infected with Trojan horses and other malware. There is of course a lot 
more to the report, so get yourself a copy and read it carefully. 

The second report comes from IBM Internet Security Systems (ISS). Cyber 
Attacks on the Rise: IBM X-Force 2007 Midyear Report reveals a couple 
of interesting trends. Malicious exploit developers have turned to 
providing "exploits as a service," as IBM refers to the trend, and 
leased exploits. These new pricing models lower the barrier to entry 
because individuals no longer have to buy an expensive exploit 

Another trend pointed out by both Symantec and IBM is the use of 
"downloaders," which when installed on a victim's computer, download 
and install other code, basically letting an intruder take a wide range 
of other actions. Symantec said that according to its data so far this 
year, "28 of the top 50 malicious code samples were staged 
downloaders." IBM says that downloaders were the most prevalent type of 
malware throughout 2006 and that so far in 2007, Trojans are the most 
prevalent, but the year isn't over yet.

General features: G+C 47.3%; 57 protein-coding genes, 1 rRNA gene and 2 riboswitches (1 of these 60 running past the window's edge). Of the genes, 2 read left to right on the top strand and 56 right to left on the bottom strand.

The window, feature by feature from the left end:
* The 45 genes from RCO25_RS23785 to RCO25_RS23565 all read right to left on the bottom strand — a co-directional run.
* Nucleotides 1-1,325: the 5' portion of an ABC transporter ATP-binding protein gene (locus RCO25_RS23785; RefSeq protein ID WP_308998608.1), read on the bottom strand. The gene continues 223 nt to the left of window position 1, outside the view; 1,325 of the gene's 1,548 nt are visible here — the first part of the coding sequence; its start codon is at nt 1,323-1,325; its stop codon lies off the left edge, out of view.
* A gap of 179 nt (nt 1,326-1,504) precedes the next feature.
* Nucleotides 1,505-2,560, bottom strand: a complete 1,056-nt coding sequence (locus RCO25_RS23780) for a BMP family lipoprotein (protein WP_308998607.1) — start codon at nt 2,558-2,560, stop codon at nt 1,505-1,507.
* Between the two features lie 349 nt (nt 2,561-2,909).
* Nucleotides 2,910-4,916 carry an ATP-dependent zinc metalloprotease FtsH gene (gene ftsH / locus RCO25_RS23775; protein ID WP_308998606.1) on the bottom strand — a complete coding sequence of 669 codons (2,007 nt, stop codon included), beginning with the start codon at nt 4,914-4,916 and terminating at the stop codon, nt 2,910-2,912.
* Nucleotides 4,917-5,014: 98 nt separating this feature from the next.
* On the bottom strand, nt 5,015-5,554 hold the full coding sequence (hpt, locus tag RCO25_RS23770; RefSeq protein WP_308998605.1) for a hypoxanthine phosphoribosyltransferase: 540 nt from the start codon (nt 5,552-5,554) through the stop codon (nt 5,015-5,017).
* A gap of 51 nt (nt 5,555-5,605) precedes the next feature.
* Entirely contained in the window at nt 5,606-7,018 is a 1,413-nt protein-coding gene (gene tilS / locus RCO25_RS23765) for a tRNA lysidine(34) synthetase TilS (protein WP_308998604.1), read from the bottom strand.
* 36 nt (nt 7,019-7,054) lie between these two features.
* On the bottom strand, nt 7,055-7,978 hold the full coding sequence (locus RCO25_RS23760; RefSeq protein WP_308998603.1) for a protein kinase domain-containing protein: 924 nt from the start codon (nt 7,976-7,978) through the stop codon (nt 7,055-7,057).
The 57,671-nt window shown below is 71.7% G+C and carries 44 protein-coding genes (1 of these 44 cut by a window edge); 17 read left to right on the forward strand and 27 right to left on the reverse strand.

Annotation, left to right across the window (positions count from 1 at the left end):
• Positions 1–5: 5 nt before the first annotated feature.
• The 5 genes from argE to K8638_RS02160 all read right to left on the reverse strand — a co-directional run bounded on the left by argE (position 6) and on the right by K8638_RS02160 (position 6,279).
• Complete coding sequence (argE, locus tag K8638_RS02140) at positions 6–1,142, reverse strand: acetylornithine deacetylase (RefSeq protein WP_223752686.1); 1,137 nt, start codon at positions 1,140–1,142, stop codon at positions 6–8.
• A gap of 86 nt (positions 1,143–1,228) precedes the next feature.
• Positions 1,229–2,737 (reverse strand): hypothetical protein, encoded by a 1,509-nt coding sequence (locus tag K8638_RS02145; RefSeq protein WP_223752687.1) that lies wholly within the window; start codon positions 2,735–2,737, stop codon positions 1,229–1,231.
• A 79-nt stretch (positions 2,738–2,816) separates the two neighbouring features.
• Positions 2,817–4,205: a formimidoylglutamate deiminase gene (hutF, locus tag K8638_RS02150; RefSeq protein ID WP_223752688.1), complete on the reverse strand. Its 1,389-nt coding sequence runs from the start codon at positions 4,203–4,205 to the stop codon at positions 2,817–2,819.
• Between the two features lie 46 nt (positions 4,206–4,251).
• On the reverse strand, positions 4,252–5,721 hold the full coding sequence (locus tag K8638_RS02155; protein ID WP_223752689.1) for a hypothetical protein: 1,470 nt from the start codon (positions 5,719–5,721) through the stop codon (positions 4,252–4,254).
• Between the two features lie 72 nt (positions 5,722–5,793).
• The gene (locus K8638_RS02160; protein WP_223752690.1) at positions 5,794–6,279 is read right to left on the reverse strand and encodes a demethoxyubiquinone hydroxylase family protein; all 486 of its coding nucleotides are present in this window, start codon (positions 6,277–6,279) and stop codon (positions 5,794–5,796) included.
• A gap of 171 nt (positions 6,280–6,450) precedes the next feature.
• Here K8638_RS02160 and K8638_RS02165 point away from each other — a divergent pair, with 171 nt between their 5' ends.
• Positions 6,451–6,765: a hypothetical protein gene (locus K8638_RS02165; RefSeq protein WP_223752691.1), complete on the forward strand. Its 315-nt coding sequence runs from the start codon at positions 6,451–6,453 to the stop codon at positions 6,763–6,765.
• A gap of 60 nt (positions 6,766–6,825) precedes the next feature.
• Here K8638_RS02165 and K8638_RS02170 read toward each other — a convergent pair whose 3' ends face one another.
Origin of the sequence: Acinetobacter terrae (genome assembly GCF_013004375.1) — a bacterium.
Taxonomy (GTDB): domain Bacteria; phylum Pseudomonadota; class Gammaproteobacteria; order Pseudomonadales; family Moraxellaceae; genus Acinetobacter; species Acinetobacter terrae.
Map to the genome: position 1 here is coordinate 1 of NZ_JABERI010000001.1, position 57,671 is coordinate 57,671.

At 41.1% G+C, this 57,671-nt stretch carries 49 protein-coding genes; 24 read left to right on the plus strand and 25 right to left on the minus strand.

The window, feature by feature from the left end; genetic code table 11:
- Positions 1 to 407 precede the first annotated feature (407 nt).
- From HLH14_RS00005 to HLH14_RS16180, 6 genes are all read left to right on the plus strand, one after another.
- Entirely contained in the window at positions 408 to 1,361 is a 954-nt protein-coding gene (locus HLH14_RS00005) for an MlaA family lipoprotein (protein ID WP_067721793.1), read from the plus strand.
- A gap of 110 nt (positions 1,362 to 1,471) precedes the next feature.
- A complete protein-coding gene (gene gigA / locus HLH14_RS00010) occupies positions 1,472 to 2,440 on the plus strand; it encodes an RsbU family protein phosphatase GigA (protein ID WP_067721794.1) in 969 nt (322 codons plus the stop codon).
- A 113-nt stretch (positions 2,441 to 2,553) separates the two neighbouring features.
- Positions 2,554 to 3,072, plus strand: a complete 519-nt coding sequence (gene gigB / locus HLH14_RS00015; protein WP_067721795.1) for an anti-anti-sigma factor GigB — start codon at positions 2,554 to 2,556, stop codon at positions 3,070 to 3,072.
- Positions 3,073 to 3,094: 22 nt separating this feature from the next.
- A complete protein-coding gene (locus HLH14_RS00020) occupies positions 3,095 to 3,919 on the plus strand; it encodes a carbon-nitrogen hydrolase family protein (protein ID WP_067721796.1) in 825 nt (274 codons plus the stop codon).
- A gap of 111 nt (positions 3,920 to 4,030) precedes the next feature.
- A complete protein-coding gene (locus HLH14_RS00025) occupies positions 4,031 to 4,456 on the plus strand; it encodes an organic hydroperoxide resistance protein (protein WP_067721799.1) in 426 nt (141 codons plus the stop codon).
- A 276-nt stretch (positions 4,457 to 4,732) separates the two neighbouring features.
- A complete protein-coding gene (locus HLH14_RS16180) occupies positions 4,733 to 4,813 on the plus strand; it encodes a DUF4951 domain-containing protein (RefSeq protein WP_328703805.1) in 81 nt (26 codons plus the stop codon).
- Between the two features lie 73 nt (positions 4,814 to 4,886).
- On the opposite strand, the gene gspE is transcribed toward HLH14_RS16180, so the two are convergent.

Another interesting bit of data from IBM's report is that the 
"percentage of vulnerabilities that can be exploited remotely has grown 
in the first half of 2007 to 90 percent versus 88 percent in 2006." 
Wow. You can get a copy of IBM's report at its ISS Web site at the URL 

Both Symantec and IBM point out that obfuscation is increasingly used 
in conjunction with Web-based attacks. That makes it slightly more 
difficult for researchers to get at the code behind an attack and puts 
a larger burden on companies whose products try to filter out such 
attacks. This leads indirectly to the third report, which is from 

Finjan's Web Security Trends Report (Q3 2007) points to canned Web 
applet code as a growing source of risk. Such code, typically referred 
to as Web widgets, is developed to perform a range of actions that 
usually insert content into a Web page. For example, there are widgets 
to pull in weather data and RSS feeds, provide a live chat box, and 
display schedules and reminders. Finjan's report says, "To give an idea 
of the number of widgets and gadgets available there are 3720 available 
on, 3197 on and 3959 on, many of 
these applications are already being used by millions of people." There 
are of course many places to obtain widgets, and Windows Vista even 
supports the use of widgets on the desktop. 

A problem with such widgets is that a third party could develop and 
widely distribute a seemingly harmless widget that actually has 
malicious intent. Furthermore, an honest third party could develop a 
widget that contains coding errors that could lead to attacks on 
innocent users. So be sure to get a copy of Finjan's report at the URL